Home prices in major metropolitan areas across the nation tumbled again in November, as builders continue to battle both a weak economy and high foreclosure rates. According to data released today in the S&P/Chase-Shiller Home Price Indices, home prices dropped in 19 of the 20 metropolitan statistical areas (MSAs) measured compared with October levels. San Diego was the only city with a gain—a meager 0.1% increase. Detroit was hardest hit, posting a 2.7% loss compared with the month before.
Year-over-year, only four MSAs posted gains, three of which were in California (Los Angeles, San Diego, and San Francisco), and the fourth was Washington, D.C. Meanwhile, nine markets—Atlanta; Charlotte, N.C.; Chicago; Detroit; Las Vegas; Miami; Portland, Ore.; Seattle; and Tampa, Fla.—hit the lowest home price levels they’ve seen since the peak years. Thirteen of the 20 MSAs tracked have posted at least seven months of decline since the beginning of 2010. Fourteen areas have posted at least four consecutive months of dropping prices.
The indices' data come from major metro areas scattered across the country. However, even with a variety of geographical points, it’s worth keeping in mind that the 20 markets that the data track include a population total of 26.78 million, a scant 8.5% of the total U.S. population, based on 2009 U.S. Census data.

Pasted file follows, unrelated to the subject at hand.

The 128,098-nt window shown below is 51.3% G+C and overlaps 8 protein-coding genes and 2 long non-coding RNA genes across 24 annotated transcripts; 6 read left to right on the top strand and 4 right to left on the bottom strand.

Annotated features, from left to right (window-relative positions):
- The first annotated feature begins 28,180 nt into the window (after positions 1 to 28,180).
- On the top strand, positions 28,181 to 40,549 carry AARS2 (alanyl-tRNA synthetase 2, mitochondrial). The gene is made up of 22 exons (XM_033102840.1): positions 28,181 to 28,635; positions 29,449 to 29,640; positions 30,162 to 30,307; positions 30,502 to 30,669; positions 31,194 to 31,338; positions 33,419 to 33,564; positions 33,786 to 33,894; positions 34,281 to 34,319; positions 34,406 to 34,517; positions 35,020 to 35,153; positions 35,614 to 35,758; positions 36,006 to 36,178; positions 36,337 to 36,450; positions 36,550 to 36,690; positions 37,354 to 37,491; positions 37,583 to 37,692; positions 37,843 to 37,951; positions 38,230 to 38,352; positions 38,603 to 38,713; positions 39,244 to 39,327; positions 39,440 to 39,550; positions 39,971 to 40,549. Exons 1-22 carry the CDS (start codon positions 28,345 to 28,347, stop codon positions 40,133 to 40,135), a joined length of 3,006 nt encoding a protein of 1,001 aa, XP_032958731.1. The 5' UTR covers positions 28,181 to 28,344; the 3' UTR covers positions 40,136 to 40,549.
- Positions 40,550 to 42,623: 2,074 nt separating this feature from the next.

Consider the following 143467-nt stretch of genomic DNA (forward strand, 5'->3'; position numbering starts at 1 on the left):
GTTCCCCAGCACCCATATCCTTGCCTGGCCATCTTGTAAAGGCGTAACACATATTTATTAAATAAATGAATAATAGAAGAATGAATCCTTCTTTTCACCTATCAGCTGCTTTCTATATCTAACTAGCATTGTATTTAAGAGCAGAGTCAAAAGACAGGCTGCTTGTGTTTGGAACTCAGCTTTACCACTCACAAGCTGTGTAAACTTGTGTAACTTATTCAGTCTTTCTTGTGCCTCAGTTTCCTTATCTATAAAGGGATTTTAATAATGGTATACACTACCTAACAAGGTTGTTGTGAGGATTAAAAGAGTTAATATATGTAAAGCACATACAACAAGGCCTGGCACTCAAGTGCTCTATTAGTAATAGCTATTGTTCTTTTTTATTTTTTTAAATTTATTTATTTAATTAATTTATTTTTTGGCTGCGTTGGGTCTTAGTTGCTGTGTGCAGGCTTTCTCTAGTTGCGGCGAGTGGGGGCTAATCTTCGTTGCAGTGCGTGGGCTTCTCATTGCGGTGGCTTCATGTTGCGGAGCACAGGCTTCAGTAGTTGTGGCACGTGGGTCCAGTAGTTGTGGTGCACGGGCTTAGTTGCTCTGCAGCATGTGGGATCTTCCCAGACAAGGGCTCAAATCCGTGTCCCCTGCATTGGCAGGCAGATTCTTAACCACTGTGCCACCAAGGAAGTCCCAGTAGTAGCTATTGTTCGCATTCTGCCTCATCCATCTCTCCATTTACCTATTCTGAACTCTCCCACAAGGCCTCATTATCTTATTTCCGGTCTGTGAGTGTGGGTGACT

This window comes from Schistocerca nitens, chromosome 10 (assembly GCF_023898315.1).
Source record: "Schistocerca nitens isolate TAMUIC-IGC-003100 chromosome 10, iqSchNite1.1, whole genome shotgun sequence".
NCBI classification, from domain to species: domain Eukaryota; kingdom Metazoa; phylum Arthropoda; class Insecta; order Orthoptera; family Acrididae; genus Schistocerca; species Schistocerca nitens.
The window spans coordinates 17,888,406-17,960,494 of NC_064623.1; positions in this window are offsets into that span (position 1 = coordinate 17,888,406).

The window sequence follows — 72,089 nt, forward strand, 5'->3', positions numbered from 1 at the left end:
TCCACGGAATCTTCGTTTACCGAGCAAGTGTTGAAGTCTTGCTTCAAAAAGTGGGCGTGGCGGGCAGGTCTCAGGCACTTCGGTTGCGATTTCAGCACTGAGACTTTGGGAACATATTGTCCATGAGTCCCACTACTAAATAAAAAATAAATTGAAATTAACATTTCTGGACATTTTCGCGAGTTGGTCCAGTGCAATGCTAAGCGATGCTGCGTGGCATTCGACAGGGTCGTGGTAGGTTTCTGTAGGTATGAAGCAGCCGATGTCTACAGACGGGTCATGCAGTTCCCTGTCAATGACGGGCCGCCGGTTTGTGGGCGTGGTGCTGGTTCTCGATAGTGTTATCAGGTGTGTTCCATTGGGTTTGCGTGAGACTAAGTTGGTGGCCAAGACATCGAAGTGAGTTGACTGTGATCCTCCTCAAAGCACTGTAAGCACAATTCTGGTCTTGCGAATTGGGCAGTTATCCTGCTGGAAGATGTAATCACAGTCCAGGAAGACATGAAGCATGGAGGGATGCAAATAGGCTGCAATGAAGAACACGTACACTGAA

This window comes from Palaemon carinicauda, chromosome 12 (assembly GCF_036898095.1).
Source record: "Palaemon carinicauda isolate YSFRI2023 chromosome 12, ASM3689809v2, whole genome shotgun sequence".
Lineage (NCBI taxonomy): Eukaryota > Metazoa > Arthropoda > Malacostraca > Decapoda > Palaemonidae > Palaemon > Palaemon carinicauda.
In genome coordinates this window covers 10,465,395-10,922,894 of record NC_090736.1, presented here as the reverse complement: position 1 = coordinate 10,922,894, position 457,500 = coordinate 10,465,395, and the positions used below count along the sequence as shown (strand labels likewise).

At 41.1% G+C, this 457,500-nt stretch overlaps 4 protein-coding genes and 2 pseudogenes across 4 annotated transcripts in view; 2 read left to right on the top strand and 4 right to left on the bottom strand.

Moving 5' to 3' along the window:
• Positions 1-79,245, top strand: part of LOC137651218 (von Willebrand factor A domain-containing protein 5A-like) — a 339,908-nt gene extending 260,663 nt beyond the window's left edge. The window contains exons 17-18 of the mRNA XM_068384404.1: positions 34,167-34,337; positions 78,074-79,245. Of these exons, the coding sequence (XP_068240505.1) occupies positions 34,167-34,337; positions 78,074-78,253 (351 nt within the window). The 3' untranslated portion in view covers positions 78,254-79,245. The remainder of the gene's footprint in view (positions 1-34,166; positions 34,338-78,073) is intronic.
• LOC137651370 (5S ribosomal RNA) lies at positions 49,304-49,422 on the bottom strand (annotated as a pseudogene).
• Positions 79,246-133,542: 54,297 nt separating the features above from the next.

The 10-City Composite Index came down 0.8% from October and dropped 0.4% from the year before; the 20-City Composite was down 1.0% from October and came in 1.6% lower than November 2009. With both composites down a dramatic 30.3% compared with the bubble months of June and July 2006, these indices have returned to where they were in the latter half of 2003. Measured from April 2009, their lowest level since the boom, prices were up in both the 10- and 20-city indices, 4.8% and 3.3% respectively. Both composites have declined during at least seven of the months tracked in 2010.
The poor showing in numbers prompted David M. Blitzer, chairman of the Index Committee at Standard and Poor's, to suggest that a double-dip in home prices—something builders have been worried about for some time—may be confirmed by spring.
Claire Easley is senior editor, online, for Builder.
Learn more about markets featured in this article: Atlanta, GA, Charlotte, NC, Detroit, MI, Miami, FL, Portland, OR, San Francisco, CA, San Diego, CA, Seattle, WA, Los Angeles, CA, Washington, DC, Greenville, SC.